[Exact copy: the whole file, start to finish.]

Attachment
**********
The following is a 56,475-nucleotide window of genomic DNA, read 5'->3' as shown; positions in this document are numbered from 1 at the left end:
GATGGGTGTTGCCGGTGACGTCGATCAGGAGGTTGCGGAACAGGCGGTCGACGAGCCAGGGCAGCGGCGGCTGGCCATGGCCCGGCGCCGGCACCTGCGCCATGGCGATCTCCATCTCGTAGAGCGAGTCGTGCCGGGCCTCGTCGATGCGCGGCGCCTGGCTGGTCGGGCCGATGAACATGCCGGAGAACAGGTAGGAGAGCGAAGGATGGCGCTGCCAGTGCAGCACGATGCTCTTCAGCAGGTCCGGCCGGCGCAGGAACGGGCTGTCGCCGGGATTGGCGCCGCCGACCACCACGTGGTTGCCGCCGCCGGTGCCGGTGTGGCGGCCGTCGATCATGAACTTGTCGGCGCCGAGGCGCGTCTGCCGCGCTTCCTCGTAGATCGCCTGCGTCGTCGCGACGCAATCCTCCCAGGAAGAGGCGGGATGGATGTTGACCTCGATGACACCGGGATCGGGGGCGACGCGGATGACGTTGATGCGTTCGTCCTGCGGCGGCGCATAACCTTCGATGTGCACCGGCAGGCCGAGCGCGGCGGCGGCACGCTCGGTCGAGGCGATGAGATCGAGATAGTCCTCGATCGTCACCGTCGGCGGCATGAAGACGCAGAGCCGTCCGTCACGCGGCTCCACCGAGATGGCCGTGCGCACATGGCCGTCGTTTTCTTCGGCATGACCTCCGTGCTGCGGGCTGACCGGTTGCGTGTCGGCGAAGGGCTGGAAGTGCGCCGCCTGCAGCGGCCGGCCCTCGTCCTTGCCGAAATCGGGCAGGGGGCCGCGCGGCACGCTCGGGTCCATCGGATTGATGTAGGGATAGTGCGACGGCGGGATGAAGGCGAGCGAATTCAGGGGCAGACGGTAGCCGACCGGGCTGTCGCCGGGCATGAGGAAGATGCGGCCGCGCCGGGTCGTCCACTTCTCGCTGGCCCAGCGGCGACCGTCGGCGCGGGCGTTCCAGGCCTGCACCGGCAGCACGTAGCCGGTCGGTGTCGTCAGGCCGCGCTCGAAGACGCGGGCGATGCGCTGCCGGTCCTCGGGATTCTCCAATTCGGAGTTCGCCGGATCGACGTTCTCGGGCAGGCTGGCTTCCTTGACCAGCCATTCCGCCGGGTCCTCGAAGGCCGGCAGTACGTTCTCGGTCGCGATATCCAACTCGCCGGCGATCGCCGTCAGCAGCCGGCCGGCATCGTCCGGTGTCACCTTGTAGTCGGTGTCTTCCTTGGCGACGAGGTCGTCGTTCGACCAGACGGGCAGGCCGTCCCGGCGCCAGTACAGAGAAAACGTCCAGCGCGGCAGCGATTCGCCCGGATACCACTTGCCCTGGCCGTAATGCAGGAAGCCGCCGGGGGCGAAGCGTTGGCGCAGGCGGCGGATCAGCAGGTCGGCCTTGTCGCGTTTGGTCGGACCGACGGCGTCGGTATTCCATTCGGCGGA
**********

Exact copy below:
The following is a 56,475-nucleotide window of genomic DNA, read 5'->3' as shown; positions in this document are numbered from 1 at the left end:
GATGGGTGTTGCCGGTGACGTCGATCAGGAGGTTGCGGAACAGGCGGTCGACGAGCCAGGGCAGCGGCGGCTGGCCATGGCCCGGCGCCGGCACCTGCGCCATGGCGATCTCCATCTCGTAGAGCGAGTCGTGCCGGGCCTCGTCGATGCGCGGCGCCTGGCTGGTCGGGCCGATGAACATGCCGGAGAACAGGTAGGAGAGCGAAGGATGGCGCTGCCAGTGCAGCACGATGCTCTTCAGCAGGTCCGGCCGGCGCAGGAACGGGCTGTCGCCGGGATTGGCGCCGCCGACCACCACGTGGTTGCCGCCGCCGGTGCCGGTGTGGCGGCCGTCGATCATGAACTTGTCGGCGCCGAGGCGCGTCTGCCGCGCTTCCTCGTAGATCGCCTGCGTCGTCGCGACGCAATCCTCCCAGGAAGAGGCGGGATGGATGTTGACCTCGATGACACCGGGATCGGGGGCGACGCGGATGACGTTGATGCGTTCGTCCTGCGGCGGCGCATAACCTTCGATGTGCACCGGCAGGCCGAGCGCGGCGGCGGCACGCTCGGTCGAGGCGATGAGATCGAGATAGTCCTCGATCGTCACCGTCGGCGGCATGAAGACGCAGAGCCGTCCGTCACGCGGCTCCACCGAGATGGCCGTGCGCACATGGCCGTCGTTTTCTTCGGCATGACCTCCGTGCTGCGGGCTGACCGGTTGCGTGTCGGCGAAGGGCTGGAAGTGCGCCGCCTGCAGCGGCCGGCCCTCGTCCTTGCCGAAATCGGGCAGGGGGCCGCGCGGCACGCTCGGGTCCATCGGATTGATGTAGGGATAGTGCGACGGCGGGATGAAGGCGAGCGAATTCAGGGGCAGACGGTAGCCGACCGGGCTGTCGCCGGGCATGAGGAAGATGCGGCCGCGCCGGGTCGTCCACTTCTCGCTGGCCCAGCGGCGACCGTCGGCGCGGGCGTTCCAGGCCTGCACCGGCAGCACGTAGCCGGTCGGTGTCGTCAGGCCGCGCTCGAAGACGCGGGCGATGCGCTGCCGGTCCTCGGGATTCTCCAATTCGGAGTTCGCCGGATCGACGTTCTCGGGCAGGCTGGCTTCCTTGACCAGCCATTCCGCCGGGTCCTCGAAGGCCGGCAGTACGTTCTCGGTCGCGATATCCAACTCGCCGGCGATCGCCGTCAGCAGCCGGCCGGCATCGTCCGGTGTCACCTTGTAGTCGGTGTCTTCCTTGGCGACGAGGTCGTCGTTCGACCAGACGGGCAGGCCGTCCCGGCGCCAGTACAGAGAAAACGTCCAGCGCGGCAGCGATTCGCCCGGATACCACTTGCCCTGGCCGTAATGCAGGAAGCCGCCGGGGGCGAAGCGTTGGCGCAGGCGGCGGATCAGCAGGTCGGCCTTGTCGCGTTTGGTCGGACCGACGGCGTCGGTATTCCATTCGGCGGA